Like space shuttle pilots, Mars navigators need to know what the atmosphere will be like during landing. When Phoenix arrived, it barely missed a dust storm. Now scientists are evaluating what conditions may be like when the Mars Science Laboratory rover arrives in two years. That's one Mars year, or one change of seasons.
Just like on Earth, temperatures vary depending on the weather and the season. Temperature changes affect the density of the atmosphere. Density, in turn, determines how much a spacecraft will slow down. Instruments orbiting Mars are keeping tabs on temperature. This information is critical, because it tells engineers when to open the parachutes and fire the retrorockets.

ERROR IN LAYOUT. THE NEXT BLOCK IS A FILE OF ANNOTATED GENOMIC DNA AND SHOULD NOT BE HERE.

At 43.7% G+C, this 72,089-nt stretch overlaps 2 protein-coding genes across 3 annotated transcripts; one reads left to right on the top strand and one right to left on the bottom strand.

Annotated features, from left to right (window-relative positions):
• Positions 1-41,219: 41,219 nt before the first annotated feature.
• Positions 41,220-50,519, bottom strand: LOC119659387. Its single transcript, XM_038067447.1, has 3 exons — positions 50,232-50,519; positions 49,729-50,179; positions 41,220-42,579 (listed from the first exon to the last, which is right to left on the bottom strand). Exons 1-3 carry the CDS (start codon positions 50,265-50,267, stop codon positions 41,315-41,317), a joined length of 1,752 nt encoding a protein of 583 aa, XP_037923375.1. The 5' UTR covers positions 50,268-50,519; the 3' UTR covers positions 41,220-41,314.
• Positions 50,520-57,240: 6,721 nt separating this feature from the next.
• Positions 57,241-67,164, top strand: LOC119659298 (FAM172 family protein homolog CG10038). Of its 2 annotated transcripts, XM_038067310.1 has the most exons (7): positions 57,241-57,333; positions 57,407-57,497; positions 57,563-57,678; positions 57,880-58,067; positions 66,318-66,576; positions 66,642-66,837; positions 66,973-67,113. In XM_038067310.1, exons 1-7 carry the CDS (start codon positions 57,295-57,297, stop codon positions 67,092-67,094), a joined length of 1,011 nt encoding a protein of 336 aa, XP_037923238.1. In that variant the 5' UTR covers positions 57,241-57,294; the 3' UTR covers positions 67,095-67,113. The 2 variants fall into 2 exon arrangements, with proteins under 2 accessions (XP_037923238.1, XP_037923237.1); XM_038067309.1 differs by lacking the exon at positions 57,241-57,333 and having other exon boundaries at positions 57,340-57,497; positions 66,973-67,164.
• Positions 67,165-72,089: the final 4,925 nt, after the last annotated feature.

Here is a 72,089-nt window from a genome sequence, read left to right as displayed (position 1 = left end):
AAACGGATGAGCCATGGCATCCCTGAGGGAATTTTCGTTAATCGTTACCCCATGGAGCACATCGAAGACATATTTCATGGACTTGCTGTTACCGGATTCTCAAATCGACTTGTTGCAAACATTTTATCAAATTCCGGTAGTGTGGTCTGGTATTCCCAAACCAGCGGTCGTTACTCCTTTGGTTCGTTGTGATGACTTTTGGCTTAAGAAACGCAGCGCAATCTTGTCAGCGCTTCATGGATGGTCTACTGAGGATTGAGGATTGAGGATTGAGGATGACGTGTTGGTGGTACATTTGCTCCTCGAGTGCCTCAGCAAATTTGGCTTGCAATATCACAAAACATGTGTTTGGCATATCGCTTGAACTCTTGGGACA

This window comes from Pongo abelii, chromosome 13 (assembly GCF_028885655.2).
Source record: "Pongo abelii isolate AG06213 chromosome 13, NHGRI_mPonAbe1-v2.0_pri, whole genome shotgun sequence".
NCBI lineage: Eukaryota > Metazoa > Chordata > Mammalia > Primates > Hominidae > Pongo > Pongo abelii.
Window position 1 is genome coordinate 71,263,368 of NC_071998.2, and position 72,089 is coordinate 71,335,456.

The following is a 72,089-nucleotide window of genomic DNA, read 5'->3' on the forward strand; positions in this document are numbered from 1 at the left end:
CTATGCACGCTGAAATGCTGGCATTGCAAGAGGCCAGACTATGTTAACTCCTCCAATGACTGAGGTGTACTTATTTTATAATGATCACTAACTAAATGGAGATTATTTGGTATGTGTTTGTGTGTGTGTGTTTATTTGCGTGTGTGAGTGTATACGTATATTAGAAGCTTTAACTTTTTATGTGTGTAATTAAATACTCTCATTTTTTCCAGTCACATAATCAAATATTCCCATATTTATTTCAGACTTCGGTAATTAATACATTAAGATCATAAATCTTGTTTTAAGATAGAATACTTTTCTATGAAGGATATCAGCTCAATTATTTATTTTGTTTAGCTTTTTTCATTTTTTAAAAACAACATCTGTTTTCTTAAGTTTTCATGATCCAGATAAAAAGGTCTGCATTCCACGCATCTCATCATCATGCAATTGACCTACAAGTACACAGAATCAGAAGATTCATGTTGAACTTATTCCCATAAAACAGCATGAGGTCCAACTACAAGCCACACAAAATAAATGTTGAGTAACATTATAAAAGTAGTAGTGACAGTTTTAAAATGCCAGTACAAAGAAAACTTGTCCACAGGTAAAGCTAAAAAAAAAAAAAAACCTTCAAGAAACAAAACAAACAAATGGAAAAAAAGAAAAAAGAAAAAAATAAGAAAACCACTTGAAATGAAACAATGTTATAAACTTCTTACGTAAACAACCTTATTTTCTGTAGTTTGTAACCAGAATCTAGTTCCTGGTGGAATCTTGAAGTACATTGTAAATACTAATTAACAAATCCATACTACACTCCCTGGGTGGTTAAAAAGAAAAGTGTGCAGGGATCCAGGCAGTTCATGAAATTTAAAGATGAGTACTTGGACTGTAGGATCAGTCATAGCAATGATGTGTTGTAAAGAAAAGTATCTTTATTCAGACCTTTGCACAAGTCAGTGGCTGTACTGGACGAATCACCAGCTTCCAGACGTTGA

Scientists predicted clear skies on landing day. Following a recent dust storm, skies above Phoenix's destination (white star) were mostly clear but somewhat dusty (green). Continued measurements will help future missions land safely, too.
Mars Climate Sounder, Mars Reconnaissance OrbiterImage credits: NASA/JPL-Caltech